DES MOINES - Evangelical leader Bob Vander Plaats did not ask for money in exchange for his endorsement and did not ask Republican Michele Bachmann to step aside, according to a statement released Thursday from the Family Leader.
Vander Plaats is president and CEO of the Family Leader. On Tuesday, he announced his personal endorsement of former Pennsylvania Sen. Rick Santorum for president, but said the organization itself would remain neutral.
The endorsement was seen as a setback for U.S. Rep. Michele Bachmann of Minnesota and Texas Gov. Rick Perry, both of whom have worked for the evangelical vote.
After the endorsement, Bachmann told Fox News that her campaign had received a call from Vander Plaats asking her to drop out.
On Wednesday, Santorum told CNN that Vander Plaats had talked about money before Tuesday's endorsement, although Santorum said Vander Plaats did not directly ask for cash for a specific service or endorsement.
The Family Leader's statement says any allegation that "Bob Vander Plaats asked any campaigns for money in exchange for his endorsement is absolutely false."
It also calls "completely false" the allegation that Vander Plaats asked Bachmann to step down.
"The truth is that after much prayer and discernment, the Family Leader board members directed Bob to contact Rick Perry, Michele Bachmann and Rick Santorum to present the concept of merging in order to provide a solution to the fractured vote of caucus-going conservatives," the statement reads. "The board's request is reflective of the broader caucus community. At no time did Mr. Vander Plaats make any specific demands in regard to who should merge with whom."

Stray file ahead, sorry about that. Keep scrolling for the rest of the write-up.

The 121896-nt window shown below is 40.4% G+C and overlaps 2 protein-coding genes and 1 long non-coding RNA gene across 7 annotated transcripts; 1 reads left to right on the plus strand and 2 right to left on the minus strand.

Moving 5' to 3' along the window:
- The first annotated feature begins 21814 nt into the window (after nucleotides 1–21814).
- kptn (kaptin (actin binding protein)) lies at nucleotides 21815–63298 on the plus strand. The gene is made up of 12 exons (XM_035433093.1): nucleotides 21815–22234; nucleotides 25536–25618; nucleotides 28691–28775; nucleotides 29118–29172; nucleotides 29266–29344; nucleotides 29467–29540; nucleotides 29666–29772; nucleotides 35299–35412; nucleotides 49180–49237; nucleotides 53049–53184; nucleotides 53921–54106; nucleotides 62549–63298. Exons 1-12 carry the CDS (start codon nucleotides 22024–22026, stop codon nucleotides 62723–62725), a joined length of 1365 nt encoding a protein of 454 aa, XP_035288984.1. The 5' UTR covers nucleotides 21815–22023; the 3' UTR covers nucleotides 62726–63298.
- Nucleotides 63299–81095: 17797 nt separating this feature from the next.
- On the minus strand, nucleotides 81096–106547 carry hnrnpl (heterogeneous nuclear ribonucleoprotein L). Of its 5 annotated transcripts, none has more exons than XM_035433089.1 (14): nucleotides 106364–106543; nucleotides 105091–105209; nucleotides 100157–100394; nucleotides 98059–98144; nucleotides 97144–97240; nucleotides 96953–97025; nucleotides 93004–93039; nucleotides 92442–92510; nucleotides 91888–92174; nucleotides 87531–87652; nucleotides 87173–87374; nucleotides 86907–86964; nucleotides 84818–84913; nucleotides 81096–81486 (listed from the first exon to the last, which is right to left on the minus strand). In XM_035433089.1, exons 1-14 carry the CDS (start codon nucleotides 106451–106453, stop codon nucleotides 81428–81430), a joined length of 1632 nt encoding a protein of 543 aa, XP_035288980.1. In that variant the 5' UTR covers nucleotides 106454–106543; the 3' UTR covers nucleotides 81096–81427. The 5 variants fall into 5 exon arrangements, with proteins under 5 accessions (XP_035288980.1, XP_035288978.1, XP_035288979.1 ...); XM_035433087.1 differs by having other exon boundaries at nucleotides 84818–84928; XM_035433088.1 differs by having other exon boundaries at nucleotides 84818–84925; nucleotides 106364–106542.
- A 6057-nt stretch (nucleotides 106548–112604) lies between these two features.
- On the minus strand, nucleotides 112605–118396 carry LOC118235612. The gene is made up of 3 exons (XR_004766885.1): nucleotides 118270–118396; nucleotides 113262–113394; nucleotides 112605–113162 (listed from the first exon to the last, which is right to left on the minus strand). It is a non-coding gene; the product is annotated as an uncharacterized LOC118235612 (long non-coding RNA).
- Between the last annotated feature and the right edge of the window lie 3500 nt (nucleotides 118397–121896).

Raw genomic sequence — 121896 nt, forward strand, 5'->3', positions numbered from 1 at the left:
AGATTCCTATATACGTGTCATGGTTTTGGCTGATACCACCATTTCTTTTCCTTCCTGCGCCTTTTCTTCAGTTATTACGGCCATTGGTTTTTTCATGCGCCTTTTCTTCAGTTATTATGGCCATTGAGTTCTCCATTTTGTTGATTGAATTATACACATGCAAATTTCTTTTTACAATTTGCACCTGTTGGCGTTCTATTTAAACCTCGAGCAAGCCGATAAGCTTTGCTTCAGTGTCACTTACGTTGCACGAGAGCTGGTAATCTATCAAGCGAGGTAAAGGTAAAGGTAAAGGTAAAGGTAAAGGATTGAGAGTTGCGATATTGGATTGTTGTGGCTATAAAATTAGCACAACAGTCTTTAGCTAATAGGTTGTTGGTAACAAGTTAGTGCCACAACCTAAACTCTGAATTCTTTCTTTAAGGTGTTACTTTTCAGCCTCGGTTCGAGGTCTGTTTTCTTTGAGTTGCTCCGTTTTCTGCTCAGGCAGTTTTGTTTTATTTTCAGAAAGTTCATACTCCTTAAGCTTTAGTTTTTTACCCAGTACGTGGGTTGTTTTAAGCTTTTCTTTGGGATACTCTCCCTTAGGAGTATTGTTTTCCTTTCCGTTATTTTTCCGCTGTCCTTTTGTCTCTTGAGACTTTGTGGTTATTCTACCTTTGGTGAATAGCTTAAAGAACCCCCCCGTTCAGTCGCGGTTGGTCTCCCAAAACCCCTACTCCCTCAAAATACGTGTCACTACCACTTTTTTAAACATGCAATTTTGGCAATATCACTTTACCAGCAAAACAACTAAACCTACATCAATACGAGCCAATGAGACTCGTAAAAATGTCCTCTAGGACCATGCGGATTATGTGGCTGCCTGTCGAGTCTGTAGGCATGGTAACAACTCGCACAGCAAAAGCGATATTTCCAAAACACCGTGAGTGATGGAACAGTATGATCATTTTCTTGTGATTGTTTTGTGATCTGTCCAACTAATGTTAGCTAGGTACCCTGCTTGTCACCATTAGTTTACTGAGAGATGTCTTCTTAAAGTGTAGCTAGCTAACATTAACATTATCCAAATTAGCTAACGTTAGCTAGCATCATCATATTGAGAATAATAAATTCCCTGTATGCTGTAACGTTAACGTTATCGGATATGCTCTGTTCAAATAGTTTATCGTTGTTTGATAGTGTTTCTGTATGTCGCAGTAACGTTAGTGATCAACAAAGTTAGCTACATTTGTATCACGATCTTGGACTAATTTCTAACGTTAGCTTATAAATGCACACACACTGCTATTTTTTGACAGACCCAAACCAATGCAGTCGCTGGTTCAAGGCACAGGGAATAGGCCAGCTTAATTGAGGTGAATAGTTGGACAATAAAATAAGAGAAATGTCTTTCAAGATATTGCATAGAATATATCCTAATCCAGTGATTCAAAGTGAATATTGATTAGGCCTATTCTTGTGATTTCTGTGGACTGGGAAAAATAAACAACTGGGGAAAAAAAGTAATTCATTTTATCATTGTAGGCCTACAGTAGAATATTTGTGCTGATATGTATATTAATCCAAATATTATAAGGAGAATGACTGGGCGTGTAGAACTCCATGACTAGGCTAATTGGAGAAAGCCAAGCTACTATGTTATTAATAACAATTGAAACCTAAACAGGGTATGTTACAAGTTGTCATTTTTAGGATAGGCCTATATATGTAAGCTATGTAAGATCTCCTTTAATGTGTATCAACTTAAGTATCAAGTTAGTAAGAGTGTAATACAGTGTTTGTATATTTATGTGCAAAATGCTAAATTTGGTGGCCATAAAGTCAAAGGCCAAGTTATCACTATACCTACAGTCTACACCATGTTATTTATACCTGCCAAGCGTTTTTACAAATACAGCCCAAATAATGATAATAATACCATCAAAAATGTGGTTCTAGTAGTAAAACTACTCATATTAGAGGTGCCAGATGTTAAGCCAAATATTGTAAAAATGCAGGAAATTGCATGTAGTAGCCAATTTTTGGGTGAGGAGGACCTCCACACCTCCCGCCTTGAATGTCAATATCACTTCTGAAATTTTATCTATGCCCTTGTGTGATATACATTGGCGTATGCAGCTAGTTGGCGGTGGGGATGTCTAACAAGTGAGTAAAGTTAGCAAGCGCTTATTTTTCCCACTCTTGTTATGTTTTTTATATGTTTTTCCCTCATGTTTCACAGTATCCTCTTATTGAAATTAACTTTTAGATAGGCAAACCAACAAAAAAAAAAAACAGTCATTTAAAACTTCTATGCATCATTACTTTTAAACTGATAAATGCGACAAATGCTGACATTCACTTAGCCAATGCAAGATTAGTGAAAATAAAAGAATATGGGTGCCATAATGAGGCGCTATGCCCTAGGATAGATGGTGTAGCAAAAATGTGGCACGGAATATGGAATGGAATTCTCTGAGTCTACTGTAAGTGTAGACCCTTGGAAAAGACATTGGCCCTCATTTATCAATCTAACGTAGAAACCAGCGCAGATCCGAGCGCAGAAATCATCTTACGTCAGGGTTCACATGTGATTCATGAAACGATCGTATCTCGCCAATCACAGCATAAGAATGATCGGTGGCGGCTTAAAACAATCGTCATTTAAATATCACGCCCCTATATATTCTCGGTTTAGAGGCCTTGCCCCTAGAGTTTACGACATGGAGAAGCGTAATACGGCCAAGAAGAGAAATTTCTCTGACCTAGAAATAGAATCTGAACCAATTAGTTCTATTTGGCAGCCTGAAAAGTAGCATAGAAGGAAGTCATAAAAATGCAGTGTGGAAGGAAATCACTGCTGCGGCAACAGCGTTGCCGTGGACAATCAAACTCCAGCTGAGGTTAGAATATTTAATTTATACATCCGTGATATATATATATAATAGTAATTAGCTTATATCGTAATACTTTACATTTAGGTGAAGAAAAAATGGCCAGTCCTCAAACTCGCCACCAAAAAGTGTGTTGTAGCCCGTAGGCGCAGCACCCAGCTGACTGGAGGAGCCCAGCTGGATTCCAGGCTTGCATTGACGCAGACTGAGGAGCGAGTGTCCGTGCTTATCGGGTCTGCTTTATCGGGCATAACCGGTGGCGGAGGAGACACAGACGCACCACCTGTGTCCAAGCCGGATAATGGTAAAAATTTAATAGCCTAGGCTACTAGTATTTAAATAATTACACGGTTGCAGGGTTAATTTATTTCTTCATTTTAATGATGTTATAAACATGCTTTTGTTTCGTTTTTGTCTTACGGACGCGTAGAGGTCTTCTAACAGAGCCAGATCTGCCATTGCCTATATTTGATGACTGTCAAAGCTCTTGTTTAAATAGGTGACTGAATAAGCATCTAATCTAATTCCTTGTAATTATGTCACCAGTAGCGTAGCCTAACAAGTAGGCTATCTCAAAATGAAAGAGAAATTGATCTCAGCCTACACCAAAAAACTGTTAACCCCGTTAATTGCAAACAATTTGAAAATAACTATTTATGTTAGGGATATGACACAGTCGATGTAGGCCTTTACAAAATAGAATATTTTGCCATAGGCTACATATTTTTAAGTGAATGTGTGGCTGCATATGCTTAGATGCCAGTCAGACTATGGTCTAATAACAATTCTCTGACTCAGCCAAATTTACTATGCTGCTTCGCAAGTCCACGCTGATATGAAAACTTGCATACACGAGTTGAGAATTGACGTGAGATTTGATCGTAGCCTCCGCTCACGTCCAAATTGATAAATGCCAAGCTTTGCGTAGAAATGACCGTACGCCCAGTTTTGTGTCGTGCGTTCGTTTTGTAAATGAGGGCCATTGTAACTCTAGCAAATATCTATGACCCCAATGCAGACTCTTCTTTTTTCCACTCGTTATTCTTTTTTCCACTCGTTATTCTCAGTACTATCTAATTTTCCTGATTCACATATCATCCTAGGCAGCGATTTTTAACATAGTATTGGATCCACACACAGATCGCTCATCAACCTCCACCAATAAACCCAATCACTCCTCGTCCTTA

Bachmann, speaking Thursday on a Des Moines call-in show, said that "merge means drop out."
Chris Larimer, a political science professor from the University of Northern Iowa, said the Family Leader's statement looks like "damage control" from a poorly handled endorsement.
"This was the big endorsement everyone wanted, and it's all jumbled," Larimer said.
He said the group has a long history and strong following among evangelical Christians, so social conservatives are likely to give it the benefit of the doubt.
"But if you have people continuing to come out and say (Vander Plaats) asked that she step aside or these other allegations, then there's a question of credibility," he said.